Restaurant owners, community leaders, industry officials people are tuning in to the Utah Department of Alcoholic Beverage Control debate as the legislative session quickly approaches.
Since last year's department scandals, when Director Dennis Kellen was accused of giving $370,000 worth of DABC business to his son, legislators have been deliberating the future of the department and the future of alcohol sales in Utah. And though change for the DABC seems imminent, just how far those changes will extend is still up in the air.
"We would support changes to the liquor laws that make it easier for restaurants to get liquor," said Hans Fuegi, the Utah Restaurant Association President and owner of Park City's Grub Steak Restaurant. "Why wouldn't we?"
But actually passing new regulations may have its own risks, Fuegi added.
"I think some people see an opening or opportunity because the DABC is in some turmoil," he said. "Their train of thought is 'Maybe now is a good time to look at how alcohol business is being conducted.' But I'm not convinced legislators will be really looking at such dramatic changes without knowing how DABC will be functioning in the future first."
The risk Fuegi sees potentially playing out is one where the legislature pushes back against such dramatic suggestions of change, which may result in no changes at all.
So what seems most likely to happen at this point?
Francine Giani, the interim executive director of the DABC, said when the session begins, it begins.
"We anticipate that they will move forward with one plan or another," Giani said. "...The role of executive director is to carry out policies passed by legislature. I'll be watching just like everyone else."
In Park City, rumors have circulated that meetings between restaurant and bar owners were focusing on a ballot option for privatization of liquor sales.
As far as restaurants were concerned there were groups on two sides of the fence, Fuegi said. On the one side, business owners feel now is the time to pursue privatization. Others feel it was lofty goal for the state, a goal that would take more than some shaken faith in the DABC to implement.
"Truly privatizing?" Fuegi asked. "It will be a long time before the state lets go of the control it has."
That hasn't stopped people from coming forward with ideas to fix the way alcohol is run in Utah. Utah Senate and House minority leaders, Ross Romero and David Litvack, submitted a letter to Utah Governor Gary Herbert in November addressing concerns with the DABC and recently held a Twitter town hall meeting on the subject. The Utah Democrats plan to put their own bill forward before the legislature begins.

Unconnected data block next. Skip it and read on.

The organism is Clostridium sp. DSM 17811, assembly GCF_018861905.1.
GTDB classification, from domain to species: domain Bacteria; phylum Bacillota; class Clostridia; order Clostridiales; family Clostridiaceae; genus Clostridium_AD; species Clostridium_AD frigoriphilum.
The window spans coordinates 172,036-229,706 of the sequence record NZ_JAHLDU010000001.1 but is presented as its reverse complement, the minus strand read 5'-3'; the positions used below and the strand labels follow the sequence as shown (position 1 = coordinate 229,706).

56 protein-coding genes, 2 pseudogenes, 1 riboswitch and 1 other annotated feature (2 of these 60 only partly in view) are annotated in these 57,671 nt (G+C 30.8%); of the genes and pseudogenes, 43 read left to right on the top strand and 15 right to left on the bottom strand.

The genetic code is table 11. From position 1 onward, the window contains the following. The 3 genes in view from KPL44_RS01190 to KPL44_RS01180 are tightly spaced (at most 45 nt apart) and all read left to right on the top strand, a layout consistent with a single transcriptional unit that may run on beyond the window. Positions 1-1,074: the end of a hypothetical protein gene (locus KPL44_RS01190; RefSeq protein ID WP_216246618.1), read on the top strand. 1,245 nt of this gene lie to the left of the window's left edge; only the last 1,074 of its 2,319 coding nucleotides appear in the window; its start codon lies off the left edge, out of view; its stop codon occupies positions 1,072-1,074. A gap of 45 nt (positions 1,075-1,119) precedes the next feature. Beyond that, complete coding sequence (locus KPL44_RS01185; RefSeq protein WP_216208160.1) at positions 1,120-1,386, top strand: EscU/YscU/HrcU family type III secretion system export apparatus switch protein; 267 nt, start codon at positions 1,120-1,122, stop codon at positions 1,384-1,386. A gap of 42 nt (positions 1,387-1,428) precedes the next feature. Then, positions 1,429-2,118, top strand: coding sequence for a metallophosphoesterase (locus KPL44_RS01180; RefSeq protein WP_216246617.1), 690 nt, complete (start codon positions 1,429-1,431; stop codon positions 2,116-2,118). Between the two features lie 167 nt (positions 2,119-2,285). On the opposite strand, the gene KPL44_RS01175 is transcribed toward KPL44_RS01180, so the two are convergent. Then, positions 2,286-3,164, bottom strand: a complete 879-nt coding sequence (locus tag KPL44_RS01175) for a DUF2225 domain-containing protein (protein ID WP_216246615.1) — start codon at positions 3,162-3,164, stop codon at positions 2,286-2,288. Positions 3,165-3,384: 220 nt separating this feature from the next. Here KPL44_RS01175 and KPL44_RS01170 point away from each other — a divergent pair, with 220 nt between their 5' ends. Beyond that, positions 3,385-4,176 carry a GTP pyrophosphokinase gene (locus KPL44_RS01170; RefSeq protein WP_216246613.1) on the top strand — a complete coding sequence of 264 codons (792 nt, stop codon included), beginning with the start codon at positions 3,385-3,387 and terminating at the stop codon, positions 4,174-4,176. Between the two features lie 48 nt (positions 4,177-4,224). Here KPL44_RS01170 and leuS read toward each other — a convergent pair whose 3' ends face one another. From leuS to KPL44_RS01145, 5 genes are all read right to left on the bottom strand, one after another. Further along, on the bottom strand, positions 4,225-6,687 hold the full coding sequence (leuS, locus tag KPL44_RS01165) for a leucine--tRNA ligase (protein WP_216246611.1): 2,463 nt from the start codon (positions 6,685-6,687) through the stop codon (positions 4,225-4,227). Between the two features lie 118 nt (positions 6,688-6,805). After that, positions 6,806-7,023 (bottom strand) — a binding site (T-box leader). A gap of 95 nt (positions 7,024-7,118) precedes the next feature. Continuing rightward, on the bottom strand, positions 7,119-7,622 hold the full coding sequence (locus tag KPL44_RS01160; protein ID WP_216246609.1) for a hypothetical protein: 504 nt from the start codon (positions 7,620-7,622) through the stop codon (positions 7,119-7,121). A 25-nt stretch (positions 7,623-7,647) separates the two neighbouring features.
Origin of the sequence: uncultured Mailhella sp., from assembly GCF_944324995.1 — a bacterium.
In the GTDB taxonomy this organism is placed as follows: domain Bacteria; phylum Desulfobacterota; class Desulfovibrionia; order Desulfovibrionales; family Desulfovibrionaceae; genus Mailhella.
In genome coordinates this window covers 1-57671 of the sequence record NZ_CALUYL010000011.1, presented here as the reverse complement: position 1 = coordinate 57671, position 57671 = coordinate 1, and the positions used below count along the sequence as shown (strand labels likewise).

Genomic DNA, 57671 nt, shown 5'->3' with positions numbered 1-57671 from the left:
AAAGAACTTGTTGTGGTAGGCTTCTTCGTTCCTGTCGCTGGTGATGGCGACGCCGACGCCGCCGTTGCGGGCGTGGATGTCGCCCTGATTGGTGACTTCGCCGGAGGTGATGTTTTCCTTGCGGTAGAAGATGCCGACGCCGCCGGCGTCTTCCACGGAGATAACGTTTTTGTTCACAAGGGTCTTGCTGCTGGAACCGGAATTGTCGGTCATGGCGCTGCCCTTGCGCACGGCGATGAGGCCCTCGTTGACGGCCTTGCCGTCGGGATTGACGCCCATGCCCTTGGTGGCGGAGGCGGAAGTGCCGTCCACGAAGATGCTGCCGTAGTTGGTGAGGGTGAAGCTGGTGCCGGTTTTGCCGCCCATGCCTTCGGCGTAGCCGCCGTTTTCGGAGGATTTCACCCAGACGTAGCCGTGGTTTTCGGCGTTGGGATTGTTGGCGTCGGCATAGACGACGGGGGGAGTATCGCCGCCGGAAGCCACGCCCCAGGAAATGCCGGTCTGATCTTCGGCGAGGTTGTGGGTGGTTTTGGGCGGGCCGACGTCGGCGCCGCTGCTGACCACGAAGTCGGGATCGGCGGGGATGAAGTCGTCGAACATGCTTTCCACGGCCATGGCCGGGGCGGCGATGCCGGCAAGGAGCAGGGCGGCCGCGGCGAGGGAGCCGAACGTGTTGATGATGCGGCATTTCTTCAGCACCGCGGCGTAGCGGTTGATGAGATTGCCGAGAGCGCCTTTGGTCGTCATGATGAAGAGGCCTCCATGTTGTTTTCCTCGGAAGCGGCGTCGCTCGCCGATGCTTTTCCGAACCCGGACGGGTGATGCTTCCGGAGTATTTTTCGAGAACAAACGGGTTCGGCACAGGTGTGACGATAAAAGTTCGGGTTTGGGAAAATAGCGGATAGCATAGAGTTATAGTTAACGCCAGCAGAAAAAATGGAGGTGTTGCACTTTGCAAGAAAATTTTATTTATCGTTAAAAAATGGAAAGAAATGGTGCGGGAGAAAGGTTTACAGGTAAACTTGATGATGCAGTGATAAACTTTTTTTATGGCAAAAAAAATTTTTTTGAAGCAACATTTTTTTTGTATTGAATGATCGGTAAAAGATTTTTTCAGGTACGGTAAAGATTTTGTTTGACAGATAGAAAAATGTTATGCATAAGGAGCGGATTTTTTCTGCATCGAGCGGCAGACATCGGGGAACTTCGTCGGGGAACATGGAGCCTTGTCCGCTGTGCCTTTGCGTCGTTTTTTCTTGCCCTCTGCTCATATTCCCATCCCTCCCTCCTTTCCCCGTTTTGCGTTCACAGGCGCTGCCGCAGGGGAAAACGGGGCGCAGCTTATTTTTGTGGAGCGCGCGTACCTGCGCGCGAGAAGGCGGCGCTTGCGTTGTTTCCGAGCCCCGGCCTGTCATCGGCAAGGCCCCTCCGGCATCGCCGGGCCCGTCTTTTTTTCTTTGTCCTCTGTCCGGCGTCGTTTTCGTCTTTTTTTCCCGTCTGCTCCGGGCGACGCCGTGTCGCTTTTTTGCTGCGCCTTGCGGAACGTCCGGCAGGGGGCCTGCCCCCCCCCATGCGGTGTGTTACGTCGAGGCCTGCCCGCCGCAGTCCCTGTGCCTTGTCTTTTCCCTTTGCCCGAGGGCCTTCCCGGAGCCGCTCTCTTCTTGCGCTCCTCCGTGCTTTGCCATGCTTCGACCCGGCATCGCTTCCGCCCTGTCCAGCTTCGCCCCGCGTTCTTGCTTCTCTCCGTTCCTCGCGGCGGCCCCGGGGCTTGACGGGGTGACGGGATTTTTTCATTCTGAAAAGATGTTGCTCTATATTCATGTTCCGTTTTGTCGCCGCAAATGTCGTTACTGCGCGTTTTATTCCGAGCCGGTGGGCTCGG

In Ogden, Rep. Ryan Wilcox said he plans to introduce a bill that would remove the state from wholesale liquor completely. A legislature-funded report analyzing the DABC and liquor sales in Utah recommended privatization, contending that it could save the state money. And Gov. Herbert was listening. Crediting his free-market ideals, in a press conference Herbert said privatization would be a discussion point for this year's legislative session.
But some businesses remain unconvinced.
"When you take on the state, it's an expensive proposition," said Park City restaurant owner Steve McComb. " I love Utah. I love so many things about it. It's been a great place to raise my children. But could things be improved? Absolutely. Will it change in my lifetime? Not likely."
Beyond prices and store hours and liquor availability, McComb said one of his biggest personal issues with the DABC and why he's advocating privatization is because of how he has been treated by department employees in the past.
"You're not a customer," he said. "You have no other place to go, and the employees are underpaid and undertrained."
The first time McComb bought liquor, he remembered picking out the liquor and walking up to the register to find the cashier on a personal call that she didn't end.
"It felt like an eternity," McComb said. "She never said sorry. She just went on talking about a party. And when I told her she was being rude, she called me rude and reported me to her manager."
McComb said it dawned on him that he wasn't seen as a customer to the DABC.
Wine broker Liz Lister, who works with many Park City business owners, says the problem goes farther up the ladder than the girl behind the checkout counter. Lister has been trying to sell the products she represents in Utah for four-and-a-half-years.
She claims the DABC uses a system to purchase alcohol for the stores that doesn't encourage newcomers.
"I just picked up my mail before Christmas and I got back submissions to the DABC from 2009," Lister said. "They were rejected sales. Is that efficiency? No, it's a 'good old boy' network, which is great if you're already here."
"Now is the perfect opportunity to lay down the law and say this is ridiculous," she added. " If people don't collectively work together on this, nothing is going to change."
No matter what side of the fence, those in hospitality and tourism already have their ear to the ground listening for what comes next. What that is, is anyone's bet.
"We have found that we have to be persistent and keep talking and pushing," Fuegi said, "but we don't think it pays off to be overly aggressive."